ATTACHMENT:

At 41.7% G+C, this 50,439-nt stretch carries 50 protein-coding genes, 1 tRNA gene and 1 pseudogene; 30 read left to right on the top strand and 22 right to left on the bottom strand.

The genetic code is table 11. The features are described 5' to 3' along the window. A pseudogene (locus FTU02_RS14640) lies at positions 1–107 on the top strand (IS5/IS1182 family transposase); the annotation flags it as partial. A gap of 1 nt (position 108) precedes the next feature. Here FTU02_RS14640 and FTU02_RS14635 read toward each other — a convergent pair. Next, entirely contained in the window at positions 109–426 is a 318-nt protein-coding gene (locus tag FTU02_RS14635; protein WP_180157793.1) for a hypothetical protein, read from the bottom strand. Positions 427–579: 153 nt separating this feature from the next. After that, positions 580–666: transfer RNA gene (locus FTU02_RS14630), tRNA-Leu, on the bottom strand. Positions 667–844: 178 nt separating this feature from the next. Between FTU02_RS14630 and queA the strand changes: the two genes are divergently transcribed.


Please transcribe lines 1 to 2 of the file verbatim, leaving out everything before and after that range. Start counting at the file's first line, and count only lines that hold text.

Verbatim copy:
At 41.7% G+C, this 50,439-nt stretch carries 50 protein-coding genes, 1 tRNA gene and 1 pseudogene; 30 read left to right on the top strand and 22 right to left on the bottom strand.

The genetic code is table 11. The features are described 5' to 3' along the window. A pseudogene (locus FTU02_RS14640) lies at positions 1–107 on the top strand (IS5/IS1182 family transposase); the annotation flags it as partial. A gap of 1 nt (position 108) precedes the next feature. Here FTU02_RS14640 and FTU02_RS14635 read toward each other — a convergent pair. Next, entirely contained in the window at positions 109–426 is a 318-nt protein-coding gene (locus tag FTU02_RS14635; protein WP_180157793.1) for a hypothetical protein, read from the bottom strand. Positions 427–579: 153 nt separating this feature from the next. After that, positions 580–666: transfer RNA gene (locus FTU02_RS14630), tRNA-Leu, on the bottom strand. Positions 667–844: 178 nt separating this feature from the next. Between FTU02_RS14630 and queA the strand changes: the two genes are divergently transcribed.